The Road to Debt Freedom
- Stop spending on anything that is not needed.
- Pour a cuppa and sit down with a notebook and pen, then count up exactly what you have coming in each week/month/year
- Count up every penny you are spending each week/month/year
- Take a deep breath and pour another cuppa
- Make a start on a statement of your financial affairs.
- Set yourself a budget and stick to it
- Let your bank/building society/creditors know your full financial situation if there are any arrears involved
- Liquidate any assets you may have that could pay off any arrears. Declutter and sell your surplus, for example.
- Start tackling the debts, highest interest rates are best to be cleared first.
- If it makes you feel better (keeps you sane), clear off the smallest debt as soon as you possibly can so you can experience achievement as quickly as possible.
Be realistic about your situation. Be honest in setting your priorities and talking with your creditors.
Be kind to yourself, you are where you are, so there is no point in beating yourself up over it. (Thanks for this addition, Tad)
For the purposes of frugal living, we are aiming to spend less than we earn at all times or, at the very least, afford to pay everything on what income we have, even if this means making some drastic changes to future spending and earning plans.
However, many people (and companies, banks and Governments) end up spending more than they actually have, which results in debt.
Here are a couple of examples from 2007 (taxes, interest rates and benefits have changed since then):
Couple with 2 of a family, husband works full time on a salary of £30,000 and wife is a full time mother/homemaker (not sure what the politically correct term for this category is any more!) Total income is approximately £452 per week including Child Benefit.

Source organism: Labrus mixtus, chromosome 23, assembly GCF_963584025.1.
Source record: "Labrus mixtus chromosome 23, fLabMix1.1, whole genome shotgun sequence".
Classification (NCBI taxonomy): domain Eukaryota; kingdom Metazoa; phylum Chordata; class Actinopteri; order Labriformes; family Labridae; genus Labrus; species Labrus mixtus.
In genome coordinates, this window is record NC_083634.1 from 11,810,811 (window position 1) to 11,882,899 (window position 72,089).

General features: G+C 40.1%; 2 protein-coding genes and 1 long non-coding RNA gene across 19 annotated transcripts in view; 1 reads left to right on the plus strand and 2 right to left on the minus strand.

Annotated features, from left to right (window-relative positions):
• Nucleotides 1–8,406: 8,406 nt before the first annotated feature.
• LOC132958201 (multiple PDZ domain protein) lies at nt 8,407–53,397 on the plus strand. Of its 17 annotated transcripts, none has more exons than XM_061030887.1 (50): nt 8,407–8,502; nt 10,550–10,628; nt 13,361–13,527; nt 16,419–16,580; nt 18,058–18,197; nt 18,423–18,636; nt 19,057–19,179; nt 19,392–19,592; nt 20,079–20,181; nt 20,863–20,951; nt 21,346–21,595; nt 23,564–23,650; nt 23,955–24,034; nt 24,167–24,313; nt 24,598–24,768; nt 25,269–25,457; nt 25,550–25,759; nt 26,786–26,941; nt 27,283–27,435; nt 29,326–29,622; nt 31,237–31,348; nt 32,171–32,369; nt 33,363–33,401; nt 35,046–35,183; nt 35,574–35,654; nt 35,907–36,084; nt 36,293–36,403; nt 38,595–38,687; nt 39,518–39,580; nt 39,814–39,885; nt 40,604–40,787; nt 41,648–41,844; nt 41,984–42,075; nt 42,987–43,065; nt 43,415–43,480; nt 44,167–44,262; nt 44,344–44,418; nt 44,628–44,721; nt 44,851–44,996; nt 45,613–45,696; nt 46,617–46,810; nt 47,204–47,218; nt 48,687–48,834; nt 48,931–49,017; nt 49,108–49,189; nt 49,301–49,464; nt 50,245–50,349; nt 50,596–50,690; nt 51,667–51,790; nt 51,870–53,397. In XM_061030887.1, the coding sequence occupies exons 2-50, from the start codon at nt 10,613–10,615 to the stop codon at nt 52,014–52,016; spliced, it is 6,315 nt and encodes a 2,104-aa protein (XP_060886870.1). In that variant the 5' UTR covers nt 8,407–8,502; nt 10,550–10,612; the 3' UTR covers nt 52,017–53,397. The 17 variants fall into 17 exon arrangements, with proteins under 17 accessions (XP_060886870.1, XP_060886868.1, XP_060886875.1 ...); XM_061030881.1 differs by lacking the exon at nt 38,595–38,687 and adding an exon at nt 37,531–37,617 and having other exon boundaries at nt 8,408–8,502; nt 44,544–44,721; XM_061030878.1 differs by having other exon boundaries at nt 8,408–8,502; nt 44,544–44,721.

Mortgage & Buildings insurance - £740 per month = £170 per week
Council Tax/Water - £125 per month = £24 per week
2 cars, both on HP - £300 per month = £70 week
2 x road tax, insurance, servicing, petrol/diesel etc = £270 per month = £62 week
Credit cards - £100 per month = £23 week
Loans - £100 per month = £23 week
Total expenditure before actual living expenses - £372 per week
Balance remaining = £80 for everything else
Equivalent to £4,171.00 for a full year
Couple with 2 of a family, husband works full time, wife part time, joint salary of £18,000 plus Child Benefit, total income approximately £300 per week
Mortgage & Buildings insurance - £303 per month = £70 week
Council Tax/Water - £100 per month = £23 week
Home Improvement loan - £266 per month = £61 week
Credit Cards - £100 per month = £23 week
Other debts - £100 per month = £23 week
Car - road tax, insurance, servicing, fuel etc - £100 per month = £23 week
Total expenditure before actual living expenses - £223
Balance remaining = £77.00 for everything else
Equivalent to £4,015.00 for a full year
It didn't really matter what the annual income was, there always seemed to be a significant difference in the way that income got spent. Attitude to debt differs from person to person, depending on how easy they can access it and then pay it all back.
As another example, a single professional person earning £52,000 a year may well only have a household budget of £4,000 after paying commuting costs, the mortgage and upkeep of a grander house in a more expensive area, a sportier car, regular entertaining, foreign holidays, the gym and other luxuries they think are affordable, such as beauty treatments, designer clothing, a gardener and/or cleaner.
No matter what your income bracket, we could all be in the exact same boat. Fortunately, we each have the freedom to choose how we stay afloat. The £4,000 is a figure that has stuck with me for many years and seems as relevant now as then.
No matter what you do or how you do it, you are always going to have to pay the cost of living. If you can reduce the cost of living and clear off ALL debts, then think of the fun you can have from thereon in - that is the good life.
Budget to within an inch of your life and see just how much it costs you to live. You can see by the above how I arrived at £4,000 and hopefully this will make things a little clearer for our newest readers and challengers on the www.frugalforums.co.uk, rather than having to search through years' worth of posts and pages only to find themselves in even older archives.
Edited in - Part 2 can be found HERE